Fine, I’m living in a large complex with a variety of different people so this is a great idea. Last night buying food for the event, my stomach began sending queasy vibes. I’d been getting weird late night responses from some potential craigslist buyers. Suddenly I’m concerned. Opening the door to just anyone who would step over the threshold into my apartment?
Now, of course, you know I’m the fearless couch surfer, friend of all, tolerance personified. Why was this idea coming to me?
After thinking and meditating I realize it’s my own voice that fears taking risks. It’s an illusion, seeing myself as”tolerance personified.”
When I dare move forward, my inner voices of doom lie lurking at the threshold. Their aim is to prevent me from stepping over that threshold to reach my goal. The choice is mine, step over that symbolic line and find happiness? Or be stopped and feel defeat. At 6:30 a.m. I type the list above of “things” to go.
I’m stepping over the threshold today. Knowing I can act as my own antagonist frees me.
And as 50’s comicstrip hero Pogo says, “I’ve met the enemy and it’s ME.”
November 9, 2014 § Leave a comment
“Hey, lady take off your shoes.”
“Now, look. I already told you before. Take ’em off. Only people over 75 get to keep their shoes on at U.S. Airport Security.”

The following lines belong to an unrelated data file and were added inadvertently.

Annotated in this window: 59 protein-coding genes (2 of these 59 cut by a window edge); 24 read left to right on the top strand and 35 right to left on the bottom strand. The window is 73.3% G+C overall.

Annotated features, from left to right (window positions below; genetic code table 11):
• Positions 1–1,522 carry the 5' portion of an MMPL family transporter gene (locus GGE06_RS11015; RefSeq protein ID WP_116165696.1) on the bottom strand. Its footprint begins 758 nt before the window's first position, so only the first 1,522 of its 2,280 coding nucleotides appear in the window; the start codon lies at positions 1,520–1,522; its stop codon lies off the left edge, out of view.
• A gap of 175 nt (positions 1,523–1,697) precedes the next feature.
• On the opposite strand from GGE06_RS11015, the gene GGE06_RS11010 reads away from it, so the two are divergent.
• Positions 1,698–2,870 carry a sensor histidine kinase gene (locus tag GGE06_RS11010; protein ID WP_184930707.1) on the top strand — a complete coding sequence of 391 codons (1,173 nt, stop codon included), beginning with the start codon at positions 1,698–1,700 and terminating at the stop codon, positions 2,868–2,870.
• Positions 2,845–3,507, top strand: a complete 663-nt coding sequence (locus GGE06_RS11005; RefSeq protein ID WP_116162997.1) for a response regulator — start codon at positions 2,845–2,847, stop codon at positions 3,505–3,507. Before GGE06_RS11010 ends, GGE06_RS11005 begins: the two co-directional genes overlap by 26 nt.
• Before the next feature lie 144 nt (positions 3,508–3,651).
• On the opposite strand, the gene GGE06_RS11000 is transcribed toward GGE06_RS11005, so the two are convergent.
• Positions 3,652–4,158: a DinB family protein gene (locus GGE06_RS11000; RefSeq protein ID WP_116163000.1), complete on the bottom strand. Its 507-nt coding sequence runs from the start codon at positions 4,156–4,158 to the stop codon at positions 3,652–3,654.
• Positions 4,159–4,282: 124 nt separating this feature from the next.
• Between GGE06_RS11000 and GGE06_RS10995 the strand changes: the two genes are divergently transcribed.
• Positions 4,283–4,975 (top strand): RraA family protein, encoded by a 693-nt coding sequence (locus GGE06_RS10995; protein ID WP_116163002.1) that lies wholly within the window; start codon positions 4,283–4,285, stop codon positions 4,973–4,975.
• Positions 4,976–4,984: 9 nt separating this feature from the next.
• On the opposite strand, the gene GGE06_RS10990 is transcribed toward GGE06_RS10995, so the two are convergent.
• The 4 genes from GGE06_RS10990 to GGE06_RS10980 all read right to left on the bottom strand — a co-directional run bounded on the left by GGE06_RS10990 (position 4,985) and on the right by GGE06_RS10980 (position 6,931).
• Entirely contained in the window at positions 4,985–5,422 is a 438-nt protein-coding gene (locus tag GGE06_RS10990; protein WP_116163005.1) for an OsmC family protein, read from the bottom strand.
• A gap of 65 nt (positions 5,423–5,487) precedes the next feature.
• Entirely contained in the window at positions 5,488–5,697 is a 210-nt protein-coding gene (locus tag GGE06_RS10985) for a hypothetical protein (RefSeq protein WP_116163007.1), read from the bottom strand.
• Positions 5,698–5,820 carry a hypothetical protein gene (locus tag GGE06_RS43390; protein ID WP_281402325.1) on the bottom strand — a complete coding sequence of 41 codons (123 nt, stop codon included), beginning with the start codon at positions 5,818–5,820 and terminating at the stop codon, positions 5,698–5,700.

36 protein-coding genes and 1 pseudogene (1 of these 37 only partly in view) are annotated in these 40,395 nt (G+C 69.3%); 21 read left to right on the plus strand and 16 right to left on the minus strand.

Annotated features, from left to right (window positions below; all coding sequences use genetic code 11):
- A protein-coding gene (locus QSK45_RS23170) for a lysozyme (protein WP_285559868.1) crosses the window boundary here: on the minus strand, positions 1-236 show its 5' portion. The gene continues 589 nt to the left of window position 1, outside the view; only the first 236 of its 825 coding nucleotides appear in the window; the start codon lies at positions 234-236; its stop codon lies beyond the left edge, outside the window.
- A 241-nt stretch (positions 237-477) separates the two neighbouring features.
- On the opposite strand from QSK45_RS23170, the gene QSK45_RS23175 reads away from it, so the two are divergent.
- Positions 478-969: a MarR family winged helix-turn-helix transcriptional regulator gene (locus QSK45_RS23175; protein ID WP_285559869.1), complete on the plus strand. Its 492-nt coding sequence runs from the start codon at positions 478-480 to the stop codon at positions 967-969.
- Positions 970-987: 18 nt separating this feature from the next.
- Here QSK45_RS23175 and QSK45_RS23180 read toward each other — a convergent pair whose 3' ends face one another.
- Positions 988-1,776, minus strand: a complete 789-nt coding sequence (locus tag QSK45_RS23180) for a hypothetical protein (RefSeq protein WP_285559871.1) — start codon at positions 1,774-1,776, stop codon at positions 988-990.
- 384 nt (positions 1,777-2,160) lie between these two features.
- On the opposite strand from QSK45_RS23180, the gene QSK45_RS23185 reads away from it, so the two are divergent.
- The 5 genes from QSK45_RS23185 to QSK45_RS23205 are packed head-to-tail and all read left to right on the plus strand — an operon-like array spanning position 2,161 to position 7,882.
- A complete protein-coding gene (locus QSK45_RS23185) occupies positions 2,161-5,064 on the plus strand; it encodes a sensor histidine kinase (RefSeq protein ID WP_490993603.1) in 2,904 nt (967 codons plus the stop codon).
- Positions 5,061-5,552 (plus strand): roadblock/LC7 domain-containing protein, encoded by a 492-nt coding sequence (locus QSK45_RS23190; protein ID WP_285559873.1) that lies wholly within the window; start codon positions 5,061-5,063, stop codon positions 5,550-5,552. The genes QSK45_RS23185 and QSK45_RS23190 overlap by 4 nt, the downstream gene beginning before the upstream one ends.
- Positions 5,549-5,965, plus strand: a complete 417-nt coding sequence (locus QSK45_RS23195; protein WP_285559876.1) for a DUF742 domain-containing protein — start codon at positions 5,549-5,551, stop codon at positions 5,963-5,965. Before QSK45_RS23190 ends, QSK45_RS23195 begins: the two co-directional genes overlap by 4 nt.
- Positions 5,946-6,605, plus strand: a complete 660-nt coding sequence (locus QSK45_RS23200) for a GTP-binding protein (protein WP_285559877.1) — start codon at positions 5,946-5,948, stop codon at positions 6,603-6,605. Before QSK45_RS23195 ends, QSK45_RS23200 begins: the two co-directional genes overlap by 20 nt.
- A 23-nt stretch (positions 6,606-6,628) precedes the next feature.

“But I am over 75.”
“Oh, honey, I’m sorry. You sure don’t look 75.”
This dialogue from two years ago’s on my mind today since next week I’ll be at Los Angeles’ Airport Security.
Hopefully this triumph for seniors will still be in place, if it isn’t I’ll let you know.
Yes, the passionate nomad’s on the move again. I’m bound for Geneva, Switzerland to rejoin my writing community in order to finish writing my Opus Couch to Couch: Transforming Travels on the French Huguenot Trail.
These two years since my last blog represent growth and maturity for me. The passing of my daughter Ann last August and the courageous battle she and her husband Marc waged with her cancer have effected me deeply. After my numbness subsided, I asked myself where am I lacking in integrity and courage?
The answers I’ve found will hopefully produce a stronger book, one written with more compassion and love.
Next week I’ll be closing the door of this lovely San Diego apartment for the last time. I’ll step over a threshold, that marker between inside and outside, with a clear intention – Ending one chapter and Begining another Chapter, one unknown and full of possibilities. Stay tuned, fellow bloggers, your support most welcome.
September 28, 2012 § Leave a comment
“Lady, will you take your shoes off? Do I have to tell you again -take ’em off now.” Then,
“Only people over 75 get to keep their shoes on, now take ’em off.”
“But I am over 75,” I say.
“Oh, honey, I’m sorry. You sure look younger than that.”
These words shouted by a security woman at L.A. airport two years ago are coming back to me.
They’re on my “screen” now since I’ll be at LA airport in two weeks. Yes, I’m off again this time back to Geneva and my writing community to finish my book Couch to Couch: Transforming Travels On the French Huguenot Trail.